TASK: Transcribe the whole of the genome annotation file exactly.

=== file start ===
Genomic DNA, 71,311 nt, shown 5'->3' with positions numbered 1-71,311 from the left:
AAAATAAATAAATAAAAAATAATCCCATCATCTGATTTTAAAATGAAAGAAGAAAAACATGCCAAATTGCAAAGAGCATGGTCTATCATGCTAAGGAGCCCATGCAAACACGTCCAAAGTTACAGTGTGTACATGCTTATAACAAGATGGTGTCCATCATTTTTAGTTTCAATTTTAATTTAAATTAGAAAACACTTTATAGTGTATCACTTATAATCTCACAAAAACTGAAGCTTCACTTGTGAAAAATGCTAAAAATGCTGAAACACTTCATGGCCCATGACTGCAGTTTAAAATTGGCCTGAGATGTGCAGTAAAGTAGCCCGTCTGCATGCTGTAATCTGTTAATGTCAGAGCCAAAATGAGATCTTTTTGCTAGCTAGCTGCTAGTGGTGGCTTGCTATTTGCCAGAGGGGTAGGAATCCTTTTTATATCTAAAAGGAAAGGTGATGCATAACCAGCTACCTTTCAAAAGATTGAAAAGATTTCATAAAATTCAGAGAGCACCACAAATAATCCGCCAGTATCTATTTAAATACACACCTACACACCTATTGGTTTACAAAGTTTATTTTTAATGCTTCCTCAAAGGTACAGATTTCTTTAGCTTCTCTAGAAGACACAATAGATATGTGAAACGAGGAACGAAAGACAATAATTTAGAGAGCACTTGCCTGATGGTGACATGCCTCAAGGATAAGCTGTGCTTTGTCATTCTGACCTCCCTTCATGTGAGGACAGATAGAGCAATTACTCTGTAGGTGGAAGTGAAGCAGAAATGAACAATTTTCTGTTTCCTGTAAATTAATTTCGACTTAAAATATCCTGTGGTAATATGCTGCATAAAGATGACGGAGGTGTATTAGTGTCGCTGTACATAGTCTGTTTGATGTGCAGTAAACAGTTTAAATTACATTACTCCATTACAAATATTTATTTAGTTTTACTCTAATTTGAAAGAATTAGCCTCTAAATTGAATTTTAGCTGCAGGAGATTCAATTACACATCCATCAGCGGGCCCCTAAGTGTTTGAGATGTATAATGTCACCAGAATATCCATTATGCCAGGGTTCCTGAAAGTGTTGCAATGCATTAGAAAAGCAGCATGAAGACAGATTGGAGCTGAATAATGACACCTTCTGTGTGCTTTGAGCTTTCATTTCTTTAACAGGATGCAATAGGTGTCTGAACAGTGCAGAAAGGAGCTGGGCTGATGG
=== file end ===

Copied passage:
Genomic DNA, 71,311 nt, shown 5'->3' with positions numbered 1-71,311 from the left:
AAAATAAATAAATAAAAAATAATCCCATCATCTGATTTTAAAATGAAAGAAGAAAAACATGCCAAATTGCAAAGAGCATGGTCTATCATGCTAAGGAGCCCATGCAAACACGTCCAAAGTTACAGTGTGTACATGCTTATAACAAGATGGTGTCCATCATTTTTAGTTTCAATTTTAATTTAAATTAGAAAACACTTTATAGTGTATCACTTATAATCTCACAAAAACTGAAGCTTCACTTGTGAAAAATGCTAAAAATGCTGAAACACTTCATGGCCCATGACTGCAGTTTAAAATTGGCCTGAGATGTGCAGTAAAGTAGCCCGTCTGCATGCTGTAATCTGTTAATGTCAGAGCCAAAATGAGATCTTTTTGCTAGCTAGCTGCTAGTGGTGGCTTGCTATTTGCCAGAGGGGTAGGAATCCTTTTTATATCTAAAAGGAAAGGTGATGCATAACCAGCTACCTTTCAAAAGATTGAAAAGATTTCATAAAATTCAGAGAGCACCACAAATAATCCGCCAGTATCTATTTAAATACACACCTACACACCTATTGGTTTACAAAGTTTATTTTTAATGCTTCCTCAAAGGTACAGATTTCTTTAGCTTCTCTAGAAGACACAATAGATATGTGAAACGAGGAACGAAAGACAATAATTTAGAGAGCACTTGCCTGATGGTGACATGCCTCAAGGATAAGCTGTGCTTTGTCATTCTGACCTCCCTTCATGTGAGGACAGATAGAGCAATTACTCTGTAGGTGGAAGTGAAGCAGAAATGAACAATTTTCTGTTTCCTGTAAATTAATTTCGACTTAAAATATCCTGTGGTAATATGCTGCATAAAGATGACGGAGGTGTATTAGTGTCGCTGTACATAGTCTGTTTGATGTGCAGTAAACAGTTTAAATTACATTACTCCATTACAAATATTTATTTAGTTTTACTCTAATTTGAAAGAATTAGCCTCTAAATTGAATTTTAGCTGCAGGAGATTCAATTACACATCCATCAGCGGGCCCCTAAGTGTTTGAGATGTATAATGTCACCAGAATATCCATTATGCCAGGGTTCCTGAAAGTGTTGCAATGCATTAGAAAAGCAGCATGAAGACAGATTGGAGCTGAATAATGACACCTTCTGTGTGCTTTGAGCTTTCATTTCTTTAACAGGATGCAATAGGTGTCTGAACAGTGCAGAAAGGAGCTGGGCTGATGG